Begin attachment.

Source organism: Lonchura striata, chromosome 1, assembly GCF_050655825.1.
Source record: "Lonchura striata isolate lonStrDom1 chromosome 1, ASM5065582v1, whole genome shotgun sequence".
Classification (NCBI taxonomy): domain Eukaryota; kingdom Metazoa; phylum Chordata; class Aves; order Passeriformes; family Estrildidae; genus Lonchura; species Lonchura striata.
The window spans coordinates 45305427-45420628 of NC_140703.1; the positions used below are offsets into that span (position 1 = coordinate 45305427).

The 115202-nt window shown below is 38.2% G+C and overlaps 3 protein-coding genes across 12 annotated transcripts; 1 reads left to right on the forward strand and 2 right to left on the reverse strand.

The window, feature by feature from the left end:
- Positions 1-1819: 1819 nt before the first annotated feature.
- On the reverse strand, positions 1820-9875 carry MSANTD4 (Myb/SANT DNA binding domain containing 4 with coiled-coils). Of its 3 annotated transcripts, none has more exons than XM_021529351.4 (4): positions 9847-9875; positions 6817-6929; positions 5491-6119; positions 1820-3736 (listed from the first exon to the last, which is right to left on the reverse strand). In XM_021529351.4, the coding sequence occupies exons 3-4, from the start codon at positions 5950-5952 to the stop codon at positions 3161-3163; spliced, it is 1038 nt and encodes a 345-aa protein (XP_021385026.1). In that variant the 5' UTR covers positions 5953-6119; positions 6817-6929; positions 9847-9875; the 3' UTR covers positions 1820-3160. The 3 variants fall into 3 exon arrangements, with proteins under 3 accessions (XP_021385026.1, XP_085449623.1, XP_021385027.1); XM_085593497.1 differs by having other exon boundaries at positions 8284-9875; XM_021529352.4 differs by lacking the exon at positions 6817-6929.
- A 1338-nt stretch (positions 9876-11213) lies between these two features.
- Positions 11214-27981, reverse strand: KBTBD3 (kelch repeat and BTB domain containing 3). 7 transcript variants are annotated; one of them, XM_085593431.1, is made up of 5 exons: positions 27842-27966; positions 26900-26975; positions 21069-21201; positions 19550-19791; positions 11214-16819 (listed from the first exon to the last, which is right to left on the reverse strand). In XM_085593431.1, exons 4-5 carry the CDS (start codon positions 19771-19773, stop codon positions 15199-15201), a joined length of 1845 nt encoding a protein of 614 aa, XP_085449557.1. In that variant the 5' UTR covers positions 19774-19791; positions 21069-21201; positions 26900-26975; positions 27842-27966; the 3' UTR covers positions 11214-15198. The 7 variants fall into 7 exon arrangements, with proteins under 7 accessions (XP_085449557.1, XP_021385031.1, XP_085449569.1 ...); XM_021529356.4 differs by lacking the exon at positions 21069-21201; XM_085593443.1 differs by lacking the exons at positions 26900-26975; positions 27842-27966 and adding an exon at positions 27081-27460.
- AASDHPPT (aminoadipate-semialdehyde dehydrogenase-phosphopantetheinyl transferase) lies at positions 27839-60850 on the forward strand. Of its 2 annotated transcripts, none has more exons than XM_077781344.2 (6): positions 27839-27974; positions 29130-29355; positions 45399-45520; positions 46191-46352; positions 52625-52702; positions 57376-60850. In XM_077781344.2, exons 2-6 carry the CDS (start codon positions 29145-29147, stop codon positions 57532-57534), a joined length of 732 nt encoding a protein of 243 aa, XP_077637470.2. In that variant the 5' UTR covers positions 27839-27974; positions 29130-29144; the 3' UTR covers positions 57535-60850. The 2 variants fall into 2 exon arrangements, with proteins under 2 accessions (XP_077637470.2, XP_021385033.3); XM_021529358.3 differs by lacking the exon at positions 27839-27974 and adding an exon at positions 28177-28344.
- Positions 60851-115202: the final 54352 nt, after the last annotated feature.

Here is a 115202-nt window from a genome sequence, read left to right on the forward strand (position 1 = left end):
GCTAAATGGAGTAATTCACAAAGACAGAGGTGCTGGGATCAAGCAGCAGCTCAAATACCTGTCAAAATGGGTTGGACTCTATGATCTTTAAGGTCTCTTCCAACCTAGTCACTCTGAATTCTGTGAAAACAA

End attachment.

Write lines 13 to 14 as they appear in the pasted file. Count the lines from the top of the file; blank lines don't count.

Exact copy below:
Here is a 115202-nt window from a genome sequence, read left to right on the forward strand (position 1 = left end):
GCTAAATGGAGTAATTCACAAAGACAGAGGTGCTGGGATCAAGCAGCAGCTCAAATACCTGTCAAAATGGGTTGGACTCTATGATCTTTAAGGTCTCTTCCAACCTAGTCACTCTGAATTCTGTGAAAACAA